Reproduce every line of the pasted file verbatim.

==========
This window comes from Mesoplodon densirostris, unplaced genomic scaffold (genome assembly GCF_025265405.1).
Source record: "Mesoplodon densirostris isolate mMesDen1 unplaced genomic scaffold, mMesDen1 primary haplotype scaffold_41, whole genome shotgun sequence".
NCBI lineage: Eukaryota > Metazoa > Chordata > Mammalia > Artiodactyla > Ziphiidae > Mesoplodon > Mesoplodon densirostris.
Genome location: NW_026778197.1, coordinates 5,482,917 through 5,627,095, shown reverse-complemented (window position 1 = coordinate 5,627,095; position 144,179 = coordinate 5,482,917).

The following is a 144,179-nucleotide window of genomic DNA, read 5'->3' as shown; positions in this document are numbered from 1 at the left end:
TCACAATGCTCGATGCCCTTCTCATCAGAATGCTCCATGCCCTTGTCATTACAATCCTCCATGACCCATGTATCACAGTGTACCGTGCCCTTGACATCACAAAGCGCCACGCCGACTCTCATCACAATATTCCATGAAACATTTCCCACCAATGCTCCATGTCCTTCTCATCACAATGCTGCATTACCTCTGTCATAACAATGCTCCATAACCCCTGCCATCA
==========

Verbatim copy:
This window comes from Mesoplodon densirostris, unplaced genomic scaffold (genome assembly GCF_025265405.1).
Source record: "Mesoplodon densirostris isolate mMesDen1 unplaced genomic scaffold, mMesDen1 primary haplotype scaffold_41, whole genome shotgun sequence".
NCBI lineage: Eukaryota > Metazoa > Chordata > Mammalia > Artiodactyla > Ziphiidae > Mesoplodon > Mesoplodon densirostris.
Genome location: NW_026778197.1, coordinates 5,482,917 through 5,627,095, shown reverse-complemented (window position 1 = coordinate 5,627,095; position 144,179 = coordinate 5,482,917).

The following is a 144,179-nucleotide window of genomic DNA, read 5'->3' as shown; positions in this document are numbered from 1 at the left end:
TCACAATGCTCGATGCCCTTCTCATCAGAATGCTCCATGCCCTTGTCATTACAATCCTCCATGACCCATGTATCACAGTGTACCGTGCCCTTGACATCACAAAGCGCCACGCCGACTCTCATCACAATATTCCATGAAACATTTCCCACCAATGCTCCATGTCCTTCTCATCACAATGCTGCATTACCTCTGTCATAACAATGCTCCATAACCCCTGCCATCA